This, from Esquire’s Charles Pierce, is a classic:
In the year of our Lord 2010, the voters of the United States elected the worst Congress in the history of the Republic. There have been Congresses more dilatory. There have been Congresses more irresponsible, though not many of them. There have been lazier Congresses, more vicious Congresses, and Congresses less capable of seeing forests for trees. But there has never been in a single Congress — or, more precisely, in a single House of the Congress — a more lethal combination of political ambition, political stupidity, and political vainglory than exists in this one, which has arranged to shut down the federal government because it disapproves of a law passed by a previous Congress, signed by the president, and upheld by the Supreme Court, a law that does nothing more than extend the possibility of health insurance to the millions of Americans who do not presently have it, a law based on a proposal from a conservative think-tank and taken out on the test track in Massachusetts by a Republican governor who also happens to have been the party’s 2012 nominee for president of the United States. That is why the government of the United States is, in large measure, closed [Tuesday].
We have elected the people sitting on hold, waiting for their moment on an evening drive-time radio talk show.
We have elected an ungovernable collection of snake-handlers, Bible-bangers, ignorami, bagmen and outright frauds, a collection so ungovernable that it insists the nation be ungovernable, too. We have elected people to govern us who do not believe in government.
We have elected a national legislature in which Louie Gohmert and Michele Bachmann have more power than does the Speaker of the House of Representatives, who has been made a piteous spectacle in the eyes of the country and doesn’t seem to mind that at all. We have elected a national legislature in which the true power resides in a cabal of vandals, a nihilistic brigade that believes that its opposition to a bill directing millions of new customers to the nation’s insurance companies is the equivalent of standing up to the Nazis in 1938, to the bravery of the passengers on Flight 93 on September 11, 2001, and to Mel Gibson’s account of the Scottish Wars of Independence in the 13th Century. We have elected a national legislature that looks into the mirror and sees itself already cast in marble.
We did this. We looked at our great legacy of self-government and we handed ourselves over to the reign of morons.
This is what they came to Washington to do — to break the government of the United States. It doesn’t matter any more whether they’re doing it out of pure crackpot ideology, or at the behest of the various sugar daddies that back their campaigns, or at the instigation of their party’s mouthbreathing base. It may be any one of those reasons. It may be all of them.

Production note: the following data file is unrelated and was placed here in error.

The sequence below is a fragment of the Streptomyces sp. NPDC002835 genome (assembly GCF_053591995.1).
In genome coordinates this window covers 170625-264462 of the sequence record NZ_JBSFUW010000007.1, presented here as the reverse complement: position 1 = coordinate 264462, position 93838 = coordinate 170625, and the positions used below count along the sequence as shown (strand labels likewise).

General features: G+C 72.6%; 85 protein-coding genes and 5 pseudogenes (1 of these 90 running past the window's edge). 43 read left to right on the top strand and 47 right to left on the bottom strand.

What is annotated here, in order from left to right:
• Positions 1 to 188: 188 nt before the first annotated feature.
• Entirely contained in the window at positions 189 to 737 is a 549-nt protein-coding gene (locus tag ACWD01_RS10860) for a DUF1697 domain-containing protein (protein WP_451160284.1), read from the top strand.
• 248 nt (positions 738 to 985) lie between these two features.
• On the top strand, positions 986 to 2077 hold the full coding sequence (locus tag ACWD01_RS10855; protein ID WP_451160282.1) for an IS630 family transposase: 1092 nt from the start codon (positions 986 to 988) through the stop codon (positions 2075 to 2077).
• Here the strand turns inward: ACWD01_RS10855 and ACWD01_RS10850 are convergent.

Also check out his profiles of 11 of his favorite morons, er ah, I mean Republicans.
The Republican shutdown has now merged with the upcoming fight to raise the debt ceiling. A new CNN poll finds that 56% of Americans said it would be a bad thing if the debt ceiling was not raised, with 38% saying it would be a good thing for the country. If the debt ceiling isn’t raised, 53% would blame Republicans while 31% would blame President Obama.
“Senate Democrats believe the longer the government remains shut down, the more leverage they will wield in the debt-limit debate later this month,” The Hill reports. “There is growing sentiment among Democrats that the short-term funding resolution and debt-limit increase should be combined. They claim the issues should be merged to take advantage of Republicans, who are [..] off balance trying to fend off blame for the shutdown.”
Having failed to persuade their traditional Republican allies in Congress to avert a government shutdown, business leaders fear bigger problems ahead, and they’re taking sides with a Democratic president whose health care and regulatory agenda they have vigorously opposed. President Barack Obama is embracing the business outreach, eager to employ groups like the U.S. Chamber of Commerce and Wall Street CEOs to portray House Republicans as out of touch even with their long-established corporate and financial patrons.